You can visit the former home of the radio station at 319 North Gay Street in Knoxville, Tennessee, just 45 minutes away from Sevier County. There you’ll learn more about Parton’s career by taking a 15-minute walk from 319 to 601 South Gay Street at the East Tennessee Historical Society. For a photo op, head over to Strong Street to get a glimpse at the recently restored Dolly Parton mural in Downtown Knoxville, painted by Megan Lingerfelt.

The Ryman Auditorium, Nashville

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Image by Education Images/Contributor

Dolly Parton performed at the Grand Ole Opry for the first time at just 13 years old and was inducted a decade later. Both her debut performance and induction took place at the Ryman Auditorium in downtown Nashville, located just around the corner from Broadway and the Country Music Hall of Fame. Parton recalls: “It was always my dream to be on the Opry [. . .] If you can make it there, you can make it anywhere.”

Parton became part of the Opry just two years into her stint as “the girl singer” on The Porter Wagoner Show. You can sign up for tours of the Ryman Auditorium or take in a free show at their outdoor stage at PNC Plaza

RCA Studio B, Nashville

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Image by the Country Music Hall of Fame

Built in 1957, this historic hit-making studio is the location where Parton recorded Coat of Many Colors” and “Jolene.” When you take a tour of RCA, you gain entry to the Country Music Hall of Fame. RCA Studio B was the home of artists like Parton as well as Elvis Presley, Chet Atkins, and so many other  artists.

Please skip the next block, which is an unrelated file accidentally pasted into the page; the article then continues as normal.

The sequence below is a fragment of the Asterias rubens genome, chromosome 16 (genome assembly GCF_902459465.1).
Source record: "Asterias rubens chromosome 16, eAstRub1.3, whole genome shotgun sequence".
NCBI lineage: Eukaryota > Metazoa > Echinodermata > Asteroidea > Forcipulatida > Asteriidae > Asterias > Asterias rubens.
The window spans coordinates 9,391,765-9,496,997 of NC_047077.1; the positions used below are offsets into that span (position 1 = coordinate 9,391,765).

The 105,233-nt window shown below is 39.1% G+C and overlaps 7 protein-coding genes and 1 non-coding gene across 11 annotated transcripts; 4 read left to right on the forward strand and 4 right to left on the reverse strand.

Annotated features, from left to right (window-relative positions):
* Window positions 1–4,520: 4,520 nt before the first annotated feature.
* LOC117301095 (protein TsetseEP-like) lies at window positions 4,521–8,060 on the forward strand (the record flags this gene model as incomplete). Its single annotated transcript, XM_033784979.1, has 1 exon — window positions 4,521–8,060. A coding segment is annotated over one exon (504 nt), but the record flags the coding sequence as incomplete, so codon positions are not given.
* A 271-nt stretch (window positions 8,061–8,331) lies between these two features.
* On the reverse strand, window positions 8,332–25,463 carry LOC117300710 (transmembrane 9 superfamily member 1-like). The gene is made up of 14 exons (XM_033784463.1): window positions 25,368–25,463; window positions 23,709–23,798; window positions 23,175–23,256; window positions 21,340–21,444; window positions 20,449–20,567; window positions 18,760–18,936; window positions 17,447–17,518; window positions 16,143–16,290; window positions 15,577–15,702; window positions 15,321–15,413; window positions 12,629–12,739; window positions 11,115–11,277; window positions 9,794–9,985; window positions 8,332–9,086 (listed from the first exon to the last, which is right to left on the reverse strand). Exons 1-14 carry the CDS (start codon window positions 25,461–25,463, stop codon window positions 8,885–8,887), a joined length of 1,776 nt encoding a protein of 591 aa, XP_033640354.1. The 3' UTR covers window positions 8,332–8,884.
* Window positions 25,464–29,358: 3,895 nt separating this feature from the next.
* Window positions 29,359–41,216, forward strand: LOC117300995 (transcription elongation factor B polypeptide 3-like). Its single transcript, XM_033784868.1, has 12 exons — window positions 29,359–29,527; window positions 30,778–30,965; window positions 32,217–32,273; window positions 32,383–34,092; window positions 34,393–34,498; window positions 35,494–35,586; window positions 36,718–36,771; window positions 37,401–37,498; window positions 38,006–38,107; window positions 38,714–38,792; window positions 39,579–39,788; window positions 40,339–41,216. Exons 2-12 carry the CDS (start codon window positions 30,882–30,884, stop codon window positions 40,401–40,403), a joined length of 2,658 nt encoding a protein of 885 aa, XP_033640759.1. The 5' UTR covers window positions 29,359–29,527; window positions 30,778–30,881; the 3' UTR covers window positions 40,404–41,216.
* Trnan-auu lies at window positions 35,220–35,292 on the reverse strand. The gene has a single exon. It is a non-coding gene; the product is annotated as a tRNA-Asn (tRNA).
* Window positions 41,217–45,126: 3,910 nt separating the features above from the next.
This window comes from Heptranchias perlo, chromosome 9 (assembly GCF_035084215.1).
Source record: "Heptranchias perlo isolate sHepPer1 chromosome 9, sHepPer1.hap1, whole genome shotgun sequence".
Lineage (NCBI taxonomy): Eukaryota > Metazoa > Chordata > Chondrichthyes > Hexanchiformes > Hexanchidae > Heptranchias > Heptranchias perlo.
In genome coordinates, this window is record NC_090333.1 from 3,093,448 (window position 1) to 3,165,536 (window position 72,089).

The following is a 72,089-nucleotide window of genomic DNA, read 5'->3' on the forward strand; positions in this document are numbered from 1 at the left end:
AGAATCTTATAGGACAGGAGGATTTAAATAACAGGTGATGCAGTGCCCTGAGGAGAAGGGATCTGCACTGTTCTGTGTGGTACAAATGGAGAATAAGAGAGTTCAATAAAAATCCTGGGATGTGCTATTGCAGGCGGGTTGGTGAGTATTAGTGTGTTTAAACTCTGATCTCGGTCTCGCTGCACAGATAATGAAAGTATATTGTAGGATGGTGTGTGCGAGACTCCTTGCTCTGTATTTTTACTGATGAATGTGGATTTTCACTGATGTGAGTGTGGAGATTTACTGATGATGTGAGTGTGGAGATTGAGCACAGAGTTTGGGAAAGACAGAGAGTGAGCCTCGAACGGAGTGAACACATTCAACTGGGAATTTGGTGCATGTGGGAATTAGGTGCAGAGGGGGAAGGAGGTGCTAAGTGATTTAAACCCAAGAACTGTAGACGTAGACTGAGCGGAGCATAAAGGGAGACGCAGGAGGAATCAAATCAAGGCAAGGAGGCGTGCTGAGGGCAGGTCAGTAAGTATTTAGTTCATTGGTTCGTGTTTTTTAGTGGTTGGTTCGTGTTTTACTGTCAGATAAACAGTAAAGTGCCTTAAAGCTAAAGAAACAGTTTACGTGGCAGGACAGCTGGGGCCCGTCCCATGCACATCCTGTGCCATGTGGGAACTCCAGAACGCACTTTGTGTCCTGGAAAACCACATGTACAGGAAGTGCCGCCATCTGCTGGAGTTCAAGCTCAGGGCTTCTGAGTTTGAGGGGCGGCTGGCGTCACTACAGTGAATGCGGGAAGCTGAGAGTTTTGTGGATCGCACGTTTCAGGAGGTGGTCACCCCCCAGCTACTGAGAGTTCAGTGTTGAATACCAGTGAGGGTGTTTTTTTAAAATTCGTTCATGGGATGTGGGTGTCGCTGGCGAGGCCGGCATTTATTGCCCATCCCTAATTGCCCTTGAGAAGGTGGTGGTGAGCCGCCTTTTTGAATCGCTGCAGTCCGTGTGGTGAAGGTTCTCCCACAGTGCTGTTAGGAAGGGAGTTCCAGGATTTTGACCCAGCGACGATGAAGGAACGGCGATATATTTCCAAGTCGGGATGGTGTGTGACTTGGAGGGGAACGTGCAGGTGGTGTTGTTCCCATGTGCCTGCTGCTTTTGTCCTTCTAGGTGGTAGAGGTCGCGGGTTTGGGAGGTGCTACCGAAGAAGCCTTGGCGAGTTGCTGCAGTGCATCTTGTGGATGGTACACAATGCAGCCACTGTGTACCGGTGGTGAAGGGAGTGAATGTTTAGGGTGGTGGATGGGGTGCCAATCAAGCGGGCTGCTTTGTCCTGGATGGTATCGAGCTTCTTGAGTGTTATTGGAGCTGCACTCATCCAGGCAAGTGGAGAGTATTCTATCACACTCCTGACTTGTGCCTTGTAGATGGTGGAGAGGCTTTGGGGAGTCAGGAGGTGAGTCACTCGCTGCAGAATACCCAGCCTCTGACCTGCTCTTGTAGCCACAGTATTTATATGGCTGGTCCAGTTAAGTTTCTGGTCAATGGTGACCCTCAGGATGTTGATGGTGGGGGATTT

Though the studio is no longer running as a location to record hits, it’s an iconic place to visit, especially if you’re heading to music row for an afternoon. Visit Quonset Hut, the first recording studio on Music Row, as well as Owen Bradley Park, an open-ir space dedicated to the well-known music producer.

In general, Nashville is a great urban area to explore (weather permitting). With music around every corner and plenty to do, you’ll never be bored exploring Music City.

Dollywood, Pigeon Forge

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Image by Keira Ezzo

Don’t skip out on a day at Dollywood; it might be your best chance to see the star herself. There are a number of Dolly Parton-themed locations available to visit in the park, plus a number of new ones coming in 2024. Visit the replica of Parton’s-Tennessee mountain home and her home on wheels. Starting next year, you can experience her newly imagined museum and an entire exhibit dedicated to her clothes.

If you’re looking for some Parton-inspired eats at Dollywood, visit Red’s Drive-In (inspired by Red’s Cafe previously located in downtown Sevierville). Or, if you’re looking for some good ol’ fashioned home cooking, head to Aunt Granny’s, a restaurant inspired by the meals Parton cooks when her whole family is together. 

If you want to see Parton, look at the park’s calendar in advance to see when each season’s festival takes place. During these events, there’s a good chance Parton will have a parade down Show Street. 

Which of these places will you be adding to your next travel itinerary?